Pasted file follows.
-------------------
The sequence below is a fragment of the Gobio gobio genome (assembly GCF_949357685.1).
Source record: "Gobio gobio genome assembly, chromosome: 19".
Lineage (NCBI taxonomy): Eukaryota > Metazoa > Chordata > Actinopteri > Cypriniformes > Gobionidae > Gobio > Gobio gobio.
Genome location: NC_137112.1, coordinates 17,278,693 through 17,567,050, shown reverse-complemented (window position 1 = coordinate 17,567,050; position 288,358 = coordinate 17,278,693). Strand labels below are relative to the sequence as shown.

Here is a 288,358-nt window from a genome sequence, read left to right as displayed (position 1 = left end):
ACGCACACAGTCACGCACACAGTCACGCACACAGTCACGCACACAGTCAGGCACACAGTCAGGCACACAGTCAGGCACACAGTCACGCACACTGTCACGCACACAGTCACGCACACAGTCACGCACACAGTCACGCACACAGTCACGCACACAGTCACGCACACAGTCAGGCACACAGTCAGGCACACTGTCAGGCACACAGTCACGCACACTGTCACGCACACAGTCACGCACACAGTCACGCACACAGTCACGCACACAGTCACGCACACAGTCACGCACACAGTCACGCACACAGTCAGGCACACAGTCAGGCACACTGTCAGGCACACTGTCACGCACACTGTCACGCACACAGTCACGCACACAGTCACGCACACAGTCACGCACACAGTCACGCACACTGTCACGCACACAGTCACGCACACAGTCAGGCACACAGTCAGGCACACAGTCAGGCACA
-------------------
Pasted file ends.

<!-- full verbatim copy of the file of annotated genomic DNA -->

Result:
The sequence below is a fragment of the Gobio gobio genome (assembly GCF_949357685.1).
Source record: "Gobio gobio genome assembly, chromosome: 19".
Lineage (NCBI taxonomy): Eukaryota > Metazoa > Chordata > Actinopteri > Cypriniformes > Gobionidae > Gobio > Gobio gobio.
Genome location: NC_137112.1, coordinates 17,278,693 through 17,567,050, shown reverse-complemented (window position 1 = coordinate 17,567,050; position 288,358 = coordinate 17,278,693). Strand labels below are relative to the sequence as shown.

Here is a 288,358-nt window from a genome sequence, read left to right as displayed (position 1 = left end):
ACGCACACAGTCACGCACACAGTCACGCACACAGTCACGCACACAGTCAGGCACACAGTCAGGCACACAGTCAGGCACACAGTCACGCACACTGTCACGCACACAGTCACGCACACAGTCACGCACACAGTCACGCACACAGTCACGCACACAGTCACGCACACAGTCAGGCACACAGTCAGGCACACTGTCAGGCACACAGTCACGCACACTGTCACGCACACAGTCACGCACACAGTCACGCACACAGTCACGCACACAGTCACGCACACAGTCACGCACACAGTCACGCACACAGTCAGGCACACAGTCAGGCACACTGTCAGGCACACTGTCACGCACACTGTCACGCACACAGTCACGCACACAGTCACGCACACAGTCACGCACACAGTCACGCACACTGTCACGCACACAGTCACGCACACAGTCAGGCACACAGTCAGGCACACAGTCAGGCACA